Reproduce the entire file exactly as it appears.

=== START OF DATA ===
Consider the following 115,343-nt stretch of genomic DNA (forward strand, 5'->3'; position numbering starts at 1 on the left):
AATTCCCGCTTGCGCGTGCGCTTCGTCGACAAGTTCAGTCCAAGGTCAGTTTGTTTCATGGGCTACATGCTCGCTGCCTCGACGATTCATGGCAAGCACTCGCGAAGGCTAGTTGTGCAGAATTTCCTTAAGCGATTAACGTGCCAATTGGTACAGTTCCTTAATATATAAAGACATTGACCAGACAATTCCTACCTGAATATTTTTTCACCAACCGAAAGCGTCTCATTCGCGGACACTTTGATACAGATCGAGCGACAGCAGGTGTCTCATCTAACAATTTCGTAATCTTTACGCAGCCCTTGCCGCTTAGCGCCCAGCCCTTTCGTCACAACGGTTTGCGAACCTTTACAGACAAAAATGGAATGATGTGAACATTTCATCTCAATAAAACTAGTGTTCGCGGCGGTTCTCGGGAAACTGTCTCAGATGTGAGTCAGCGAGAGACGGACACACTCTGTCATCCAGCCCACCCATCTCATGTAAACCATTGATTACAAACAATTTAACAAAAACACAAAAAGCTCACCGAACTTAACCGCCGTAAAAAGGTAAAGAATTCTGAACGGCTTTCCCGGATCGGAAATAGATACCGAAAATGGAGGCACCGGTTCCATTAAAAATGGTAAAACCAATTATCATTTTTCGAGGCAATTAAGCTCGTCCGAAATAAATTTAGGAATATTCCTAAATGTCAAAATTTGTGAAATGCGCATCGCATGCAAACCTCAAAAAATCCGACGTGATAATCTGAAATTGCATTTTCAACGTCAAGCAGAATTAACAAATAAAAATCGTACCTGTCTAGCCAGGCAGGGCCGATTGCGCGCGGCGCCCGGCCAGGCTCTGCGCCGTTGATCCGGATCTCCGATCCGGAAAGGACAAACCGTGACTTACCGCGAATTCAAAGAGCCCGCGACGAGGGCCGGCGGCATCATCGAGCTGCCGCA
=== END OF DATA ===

Consider the following 115,343-nt stretch of genomic DNA (forward strand, 5'->3'; position numbering starts at 1 on the left):
AATTCCCGCTTGCGCGTGCGCTTCGTCGACAAGTTCAGTCCAAGGTCAGTTTGTTTCATGGGCTACATGCTCGCTGCCTCGACGATTCATGGCAAGCACTCGCGAAGGCTAGTTGTGCAGAATTTCCTTAAGCGATTAACGTGCCAATTGGTACAGTTCCTTAATATATAAAGACATTGACCAGACAATTCCTACCTGAATATTTTTTCACCAACCGAAAGCGTCTCATTCGCGGACACTTTGATACAGATCGAGCGACAGCAGGTGTCTCATCTAACAATTTCGTAATCTTTACGCAGCCCTTGCCGCTTAGCGCCCAGCCCTTTCGTCACAACGGTTTGCGAACCTTTACAGACAAAAATGGAATGATGTGAACATTTCATCTCAATAAAACTAGTGTTCGCGGCGGTTCTCGGGAAACTGTCTCAGATGTGAGTCAGCGAGAGACGGACACACTCTGTCATCCAGCCCACCCATCTCATGTAAACCATTGATTACAAACAATTTAACAAAAACACAAAAAGCTCACCGAACTTAACCGCCGTAAAAAGGTAAAGAATTCTGAACGGCTTTCCCGGATCGGAAATAGATACCGAAAATGGAGGCACCGGTTCCATTAAAAATGGTAAAACCAATTATCATTTTTCGAGGCAATTAAGCTCGTCCGAAATAAATTTAGGAATATTCCTAAATGTCAAAATTTGTGAAATGCGCATCGCATGCAAACCTCAAAAAATCCGACGTGATAATCTGAAATTGCATTTTCAACGTCAAGCAGAATTAACAAATAAAAATCGTACCTGTCTAGCCAGGCAGGGCCGATTGCGCGCGGCGCCCGGCCAGGCTCTGCGCCGTTGATCCGGATCTCCGATCCGGAAAGGACAAACCGTGACTTACCGCGAATTCAAAGAGCCCGCGACGAGGGCCGGCGGCATCATCGAGCTGCCGCA